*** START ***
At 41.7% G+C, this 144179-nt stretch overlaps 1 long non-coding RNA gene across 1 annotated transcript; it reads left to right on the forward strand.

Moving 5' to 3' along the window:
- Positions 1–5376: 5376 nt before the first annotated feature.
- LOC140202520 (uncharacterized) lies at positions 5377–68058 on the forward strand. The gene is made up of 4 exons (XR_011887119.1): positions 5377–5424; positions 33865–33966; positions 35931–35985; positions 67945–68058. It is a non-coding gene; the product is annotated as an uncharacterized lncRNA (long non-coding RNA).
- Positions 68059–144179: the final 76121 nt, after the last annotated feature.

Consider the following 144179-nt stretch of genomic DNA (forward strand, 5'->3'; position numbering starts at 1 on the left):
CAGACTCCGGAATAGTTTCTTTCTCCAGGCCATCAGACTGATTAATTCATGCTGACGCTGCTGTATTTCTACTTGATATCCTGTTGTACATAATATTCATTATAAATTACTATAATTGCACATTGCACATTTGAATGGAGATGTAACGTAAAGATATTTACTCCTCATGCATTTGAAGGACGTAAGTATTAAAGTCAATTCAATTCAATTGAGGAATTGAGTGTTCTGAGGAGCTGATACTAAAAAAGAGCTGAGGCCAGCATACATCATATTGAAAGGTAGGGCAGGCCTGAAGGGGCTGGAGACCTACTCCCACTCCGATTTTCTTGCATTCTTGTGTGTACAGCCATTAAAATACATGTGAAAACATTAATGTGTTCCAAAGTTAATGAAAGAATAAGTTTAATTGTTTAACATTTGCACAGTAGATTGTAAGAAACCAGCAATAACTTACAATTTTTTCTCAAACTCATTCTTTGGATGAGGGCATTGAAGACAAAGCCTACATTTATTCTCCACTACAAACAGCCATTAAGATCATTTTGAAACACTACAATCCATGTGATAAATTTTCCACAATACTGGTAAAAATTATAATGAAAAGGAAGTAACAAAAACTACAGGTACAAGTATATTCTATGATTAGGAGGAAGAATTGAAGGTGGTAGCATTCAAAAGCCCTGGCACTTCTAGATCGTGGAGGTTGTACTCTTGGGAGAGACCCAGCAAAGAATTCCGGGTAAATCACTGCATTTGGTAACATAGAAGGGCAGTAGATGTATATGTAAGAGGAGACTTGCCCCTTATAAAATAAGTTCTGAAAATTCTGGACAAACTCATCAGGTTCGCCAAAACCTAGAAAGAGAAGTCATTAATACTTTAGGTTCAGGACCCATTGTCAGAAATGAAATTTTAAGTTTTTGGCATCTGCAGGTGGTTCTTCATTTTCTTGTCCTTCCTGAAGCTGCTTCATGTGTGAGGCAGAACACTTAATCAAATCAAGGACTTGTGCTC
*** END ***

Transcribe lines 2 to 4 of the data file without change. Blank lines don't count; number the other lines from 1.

Moving 5' to 3' along the window:
- Positions 1–5376: 5376 nt before the first annotated feature.
- LOC140202520 (uncharacterized) lies at positions 5377–68058 on the forward strand. The gene is made up of 4 exons (XR_011887119.1): positions 5377–5424; positions 33865–33966; positions 35931–35985; positions 67945–68058. It is a non-coding gene; the product is annotated as an uncharacterized lncRNA (long non-coding RNA).